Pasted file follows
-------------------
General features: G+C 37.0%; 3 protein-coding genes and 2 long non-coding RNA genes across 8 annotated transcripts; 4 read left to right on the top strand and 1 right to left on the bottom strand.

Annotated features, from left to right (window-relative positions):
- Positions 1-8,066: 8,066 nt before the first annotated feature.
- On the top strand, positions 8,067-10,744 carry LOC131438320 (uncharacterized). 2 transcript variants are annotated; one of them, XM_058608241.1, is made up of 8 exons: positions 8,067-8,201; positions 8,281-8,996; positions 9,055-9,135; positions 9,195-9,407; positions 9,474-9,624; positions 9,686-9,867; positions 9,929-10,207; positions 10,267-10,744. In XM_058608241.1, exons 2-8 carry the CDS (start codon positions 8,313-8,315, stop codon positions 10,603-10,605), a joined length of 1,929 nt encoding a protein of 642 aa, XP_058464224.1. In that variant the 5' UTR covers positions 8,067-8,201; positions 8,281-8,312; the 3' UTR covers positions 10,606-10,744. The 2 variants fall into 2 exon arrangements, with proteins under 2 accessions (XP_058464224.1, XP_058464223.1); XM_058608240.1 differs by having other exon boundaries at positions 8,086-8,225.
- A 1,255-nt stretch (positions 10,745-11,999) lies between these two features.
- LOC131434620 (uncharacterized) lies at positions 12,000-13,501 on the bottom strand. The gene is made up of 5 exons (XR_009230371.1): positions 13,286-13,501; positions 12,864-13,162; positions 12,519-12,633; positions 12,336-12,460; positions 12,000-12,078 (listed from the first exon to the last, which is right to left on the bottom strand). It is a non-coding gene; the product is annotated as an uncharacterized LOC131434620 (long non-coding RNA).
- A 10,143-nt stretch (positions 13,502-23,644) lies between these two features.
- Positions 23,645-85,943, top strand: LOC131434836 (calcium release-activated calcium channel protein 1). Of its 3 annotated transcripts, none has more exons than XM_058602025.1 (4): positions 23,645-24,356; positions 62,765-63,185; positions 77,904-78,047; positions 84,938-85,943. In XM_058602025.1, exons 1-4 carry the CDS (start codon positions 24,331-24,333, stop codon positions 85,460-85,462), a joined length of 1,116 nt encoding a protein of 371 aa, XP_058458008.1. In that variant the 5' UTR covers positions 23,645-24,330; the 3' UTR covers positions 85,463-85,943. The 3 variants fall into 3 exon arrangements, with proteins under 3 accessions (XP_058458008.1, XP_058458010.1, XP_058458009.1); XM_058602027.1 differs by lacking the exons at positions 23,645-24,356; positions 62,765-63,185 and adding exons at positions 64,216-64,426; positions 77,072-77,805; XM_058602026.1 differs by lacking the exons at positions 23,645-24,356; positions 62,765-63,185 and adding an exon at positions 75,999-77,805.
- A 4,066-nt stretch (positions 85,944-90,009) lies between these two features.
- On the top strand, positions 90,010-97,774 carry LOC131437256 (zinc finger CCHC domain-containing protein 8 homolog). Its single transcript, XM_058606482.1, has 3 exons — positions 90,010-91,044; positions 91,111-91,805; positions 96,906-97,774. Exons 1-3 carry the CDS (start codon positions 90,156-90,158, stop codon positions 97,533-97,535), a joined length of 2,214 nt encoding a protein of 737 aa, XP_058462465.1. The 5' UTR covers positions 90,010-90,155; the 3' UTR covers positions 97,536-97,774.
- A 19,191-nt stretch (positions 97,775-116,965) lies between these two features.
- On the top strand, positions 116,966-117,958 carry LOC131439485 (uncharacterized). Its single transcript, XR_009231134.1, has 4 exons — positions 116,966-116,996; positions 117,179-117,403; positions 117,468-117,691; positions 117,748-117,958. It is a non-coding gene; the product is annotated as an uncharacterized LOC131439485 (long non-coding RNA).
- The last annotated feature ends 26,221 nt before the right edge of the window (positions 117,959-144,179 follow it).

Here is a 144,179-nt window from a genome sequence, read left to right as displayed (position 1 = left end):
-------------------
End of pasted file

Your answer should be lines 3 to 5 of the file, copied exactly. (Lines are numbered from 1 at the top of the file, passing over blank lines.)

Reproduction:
- Positions 1-8,066: 8,066 nt before the first annotated feature.
- On the top strand, positions 8,067-10,744 carry LOC131438320 (uncharacterized). 2 transcript variants are annotated; one of them, XM_058608241.1, is made up of 8 exons: positions 8,067-8,201; positions 8,281-8,996; positions 9,055-9,135; positions 9,195-9,407; positions 9,474-9,624; positions 9,686-9,867; positions 9,929-10,207; positions 10,267-10,744. In XM_058608241.1, exons 2-8 carry the CDS (start codon positions 8,313-8,315, stop codon positions 10,603-10,605), a joined length of 1,929 nt encoding a protein of 642 aa, XP_058464224.1. In that variant the 5' UTR covers positions 8,067-8,201; positions 8,281-8,312; the 3' UTR covers positions 10,606-10,744. The 2 variants fall into 2 exon arrangements, with proteins under 2 accessions (XP_058464224.1, XP_058464223.1); XM_058608240.1 differs by having other exon boundaries at positions 8,086-8,225.
- A 1,255-nt stretch (positions 10,745-11,999) lies between these two features.